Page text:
In chapter 1 we have already studied the general introduction of the router here we will briefly discuss routers. It is similar to a computer. Regardless of their function, size or complexity, all router models are basically computers. Just like computers, tablets, and smart devices, It also requires:
- Central processing units (CPU)
- Operating systems (OS)
- Memory consisting of random-access memory (RAM), read-only memory (ROM), nonvolatile random-access memory (NVRAM), and flash.
Here in this section, we will discuss Cisco routers. Like all computers, tablets, gaming consoles, and smart devices, Cisco devices require a CPU to execute OS instructions, such as system initialization, routing functions, and switching functions.
Central Processing Unit (CPU)
The central processing unit (CPU) of a router is a hardware that carries out the instructions of the OS to perform routing and switching. The CPU is sometimes also referred to as the central processor unit or processor for short. The CPU generates interrupts (IRQ) in order to communicate with the other electronic components in the router.
Routers Operating System
The Cisco Internetwork Operating System (IOS) is the operating system used for most Cisco devices. Cisco IOS is a family of software used on most Cisco routers, Cisco network switches, Cisco access points and many other devices. Earlier switches run CatOS. IOS is a package of routing, switching, internetworking and telecommunications functions integrated into a multitasking operating system. Routers Memory-Cisco router uses four types of memory which are following:
Random Access Memory(RAM)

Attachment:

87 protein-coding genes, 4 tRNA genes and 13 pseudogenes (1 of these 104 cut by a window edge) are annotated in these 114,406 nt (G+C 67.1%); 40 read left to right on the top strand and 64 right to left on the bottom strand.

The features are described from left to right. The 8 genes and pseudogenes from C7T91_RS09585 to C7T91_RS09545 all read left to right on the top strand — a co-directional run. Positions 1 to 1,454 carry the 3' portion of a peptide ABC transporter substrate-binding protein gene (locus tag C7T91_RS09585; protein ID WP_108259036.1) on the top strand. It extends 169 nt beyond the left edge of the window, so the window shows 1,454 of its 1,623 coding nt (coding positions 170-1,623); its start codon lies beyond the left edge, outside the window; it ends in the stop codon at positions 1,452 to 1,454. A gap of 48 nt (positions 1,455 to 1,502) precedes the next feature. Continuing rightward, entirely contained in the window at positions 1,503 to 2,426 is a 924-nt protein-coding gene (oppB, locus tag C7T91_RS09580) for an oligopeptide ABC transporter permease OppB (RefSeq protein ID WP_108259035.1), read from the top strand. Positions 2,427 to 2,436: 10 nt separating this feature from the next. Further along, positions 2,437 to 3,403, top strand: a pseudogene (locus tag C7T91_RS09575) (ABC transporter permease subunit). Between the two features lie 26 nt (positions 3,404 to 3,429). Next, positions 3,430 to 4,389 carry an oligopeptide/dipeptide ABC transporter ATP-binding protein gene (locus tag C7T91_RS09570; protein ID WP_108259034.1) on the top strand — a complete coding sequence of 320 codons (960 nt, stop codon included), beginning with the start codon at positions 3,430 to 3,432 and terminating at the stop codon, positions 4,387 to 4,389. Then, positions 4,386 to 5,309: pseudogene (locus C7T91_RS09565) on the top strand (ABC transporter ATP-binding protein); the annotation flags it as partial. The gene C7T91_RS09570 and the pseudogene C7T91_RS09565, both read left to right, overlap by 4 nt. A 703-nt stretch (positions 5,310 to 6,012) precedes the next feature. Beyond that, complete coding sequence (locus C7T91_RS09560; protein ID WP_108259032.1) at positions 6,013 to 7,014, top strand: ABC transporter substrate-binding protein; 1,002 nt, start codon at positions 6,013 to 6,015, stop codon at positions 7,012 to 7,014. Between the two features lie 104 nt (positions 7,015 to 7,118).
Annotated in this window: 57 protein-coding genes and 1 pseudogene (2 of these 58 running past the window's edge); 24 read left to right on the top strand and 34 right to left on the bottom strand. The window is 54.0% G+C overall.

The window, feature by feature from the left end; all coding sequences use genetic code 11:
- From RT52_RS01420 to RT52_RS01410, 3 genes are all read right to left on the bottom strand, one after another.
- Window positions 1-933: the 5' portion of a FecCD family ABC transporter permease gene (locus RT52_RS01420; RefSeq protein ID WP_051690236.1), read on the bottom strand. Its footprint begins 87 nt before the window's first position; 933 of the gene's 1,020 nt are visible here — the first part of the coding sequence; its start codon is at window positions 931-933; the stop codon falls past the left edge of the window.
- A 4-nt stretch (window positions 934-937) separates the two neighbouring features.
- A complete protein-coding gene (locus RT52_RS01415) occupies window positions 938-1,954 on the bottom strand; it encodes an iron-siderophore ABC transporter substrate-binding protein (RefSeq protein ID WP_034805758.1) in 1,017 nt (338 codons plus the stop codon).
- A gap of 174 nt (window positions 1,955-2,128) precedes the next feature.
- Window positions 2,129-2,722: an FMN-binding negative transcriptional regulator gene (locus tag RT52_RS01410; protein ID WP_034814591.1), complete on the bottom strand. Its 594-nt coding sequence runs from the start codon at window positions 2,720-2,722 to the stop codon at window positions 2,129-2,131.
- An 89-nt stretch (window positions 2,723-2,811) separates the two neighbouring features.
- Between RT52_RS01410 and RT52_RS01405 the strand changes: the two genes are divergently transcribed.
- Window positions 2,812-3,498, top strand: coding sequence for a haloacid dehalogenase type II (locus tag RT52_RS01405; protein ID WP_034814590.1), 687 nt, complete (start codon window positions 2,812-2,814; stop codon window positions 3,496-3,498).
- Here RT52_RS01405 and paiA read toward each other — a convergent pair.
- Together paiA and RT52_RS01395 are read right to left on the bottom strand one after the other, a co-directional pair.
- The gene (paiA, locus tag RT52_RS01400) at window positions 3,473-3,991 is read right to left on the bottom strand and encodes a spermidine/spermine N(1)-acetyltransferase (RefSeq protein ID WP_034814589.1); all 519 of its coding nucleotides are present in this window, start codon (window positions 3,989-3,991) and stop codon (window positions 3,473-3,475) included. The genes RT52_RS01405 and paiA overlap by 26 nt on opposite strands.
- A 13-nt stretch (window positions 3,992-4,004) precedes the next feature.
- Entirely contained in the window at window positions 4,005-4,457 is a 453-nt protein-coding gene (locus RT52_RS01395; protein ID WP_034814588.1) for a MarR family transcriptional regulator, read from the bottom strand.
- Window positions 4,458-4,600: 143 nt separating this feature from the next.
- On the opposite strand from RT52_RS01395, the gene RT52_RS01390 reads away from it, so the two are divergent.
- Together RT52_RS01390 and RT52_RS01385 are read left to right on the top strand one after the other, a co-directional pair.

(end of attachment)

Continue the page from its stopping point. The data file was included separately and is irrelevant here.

RAM is a hardware device that allows information to be stored and retrieved on a router. This is volatile memory used in Cisco routers. This memory store application, processes, and data needed to be executed by the CPU. Cisco routers use a fast type of RAM called synchronous dynamic random access memory (SDRAM). As we know that it is a volatile memory and requires power to keep the data accessible. If the router is turned off, all data contained in RAM is lost.RAM has following the main function:
- Store routing table.
- Running IOS.
- Store ARP Table
- Packet buffer
- Store running configuration file.
The ROM is used to start and maintain the router. This is a volatile memory of the router. It contains some code, like the Bootstrap and POST, which helps the router do some basic tests and boot up when it’s powered on or reloaded. ROM is firmware embedded on an integrated circuit inside the router which can only be altered by Cisco You cannot alter any of the code in this memory as it has been set from the factory and is Read Only. ROM stores the following:
- Bootup information that provides the startup information.
- Power-on self-test (POST)
- Limited IOS to provide a backup version of the IOS. When full feature IOS has been deleted or corrupted, this limited IOS is used to restore full featured IOS.
This is non-volatile RAM. The NVRAM is a place where the router holds its configuration. This is the permanent memory storage of the router. When you configure a router and then save the configuration, it is stored in the NVRAM. This memory is not big at all when compared to the system’s RAM. When a router starts up after it loads the IOS image it will look into the NVRAM and load the configuration file in order to configure the router. The NVRAM is not erased when the router is reloaded or even switched off.
Flash memory is non-volatile memory used as permanent storage for the IOS and other systems related files such as log files, voice configuration files, HTML files, backup configurations, and much more. When a router is rebooted, the IOS is copied from flash into RAM. The RAM is an EEPROM (Electrical Erasable Programmable Read Only Memory) card. It fits into a special slot normally located at the back of the router and contains nothing more than the IOS image. Usually, it comes in sizes of 4MB for the smaller routers and goes up from there depending on the router model.